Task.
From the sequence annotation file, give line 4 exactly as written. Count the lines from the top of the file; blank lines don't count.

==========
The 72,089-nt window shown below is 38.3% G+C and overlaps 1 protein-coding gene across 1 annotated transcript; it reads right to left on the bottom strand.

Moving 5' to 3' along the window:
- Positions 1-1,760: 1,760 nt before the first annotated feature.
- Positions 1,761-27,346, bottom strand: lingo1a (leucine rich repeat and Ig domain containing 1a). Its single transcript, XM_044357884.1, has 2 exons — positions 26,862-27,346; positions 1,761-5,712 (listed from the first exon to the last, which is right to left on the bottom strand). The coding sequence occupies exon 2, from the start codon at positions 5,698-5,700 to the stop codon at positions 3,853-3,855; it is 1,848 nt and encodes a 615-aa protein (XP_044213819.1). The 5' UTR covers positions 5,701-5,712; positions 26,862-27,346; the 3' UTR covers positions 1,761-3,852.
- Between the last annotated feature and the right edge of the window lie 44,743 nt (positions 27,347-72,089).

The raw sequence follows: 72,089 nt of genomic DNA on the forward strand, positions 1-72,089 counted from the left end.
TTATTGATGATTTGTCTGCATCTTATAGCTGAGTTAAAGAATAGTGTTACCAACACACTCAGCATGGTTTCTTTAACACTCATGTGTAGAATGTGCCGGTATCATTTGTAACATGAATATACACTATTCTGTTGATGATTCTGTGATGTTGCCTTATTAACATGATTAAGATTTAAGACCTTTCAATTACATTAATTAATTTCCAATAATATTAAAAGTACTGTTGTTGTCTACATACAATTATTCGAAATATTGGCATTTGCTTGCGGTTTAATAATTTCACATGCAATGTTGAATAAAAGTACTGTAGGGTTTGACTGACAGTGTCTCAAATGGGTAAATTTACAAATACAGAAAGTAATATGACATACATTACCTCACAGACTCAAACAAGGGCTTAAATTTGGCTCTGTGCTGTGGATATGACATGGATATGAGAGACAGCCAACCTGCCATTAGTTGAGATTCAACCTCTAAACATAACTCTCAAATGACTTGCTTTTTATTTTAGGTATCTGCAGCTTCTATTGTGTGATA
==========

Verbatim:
- Positions 1,761-27,346, bottom strand: lingo1a (leucine rich repeat and Ig domain containing 1a). Its single transcript, XM_044357884.1, has 2 exons — positions 26,862-27,346; positions 1,761-5,712 (listed from the first exon to the last, which is right to left on the bottom strand). The coding sequence occupies exon 2, from the start codon at positions 5,698-5,700 to the stop codon at positions 3,853-3,855; it is 1,848 nt and encodes a 615-aa protein (XP_044213819.1). The 5' UTR covers positions 5,701-5,712; positions 26,862-27,346; the 3' UTR covers positions 1,761-3,852.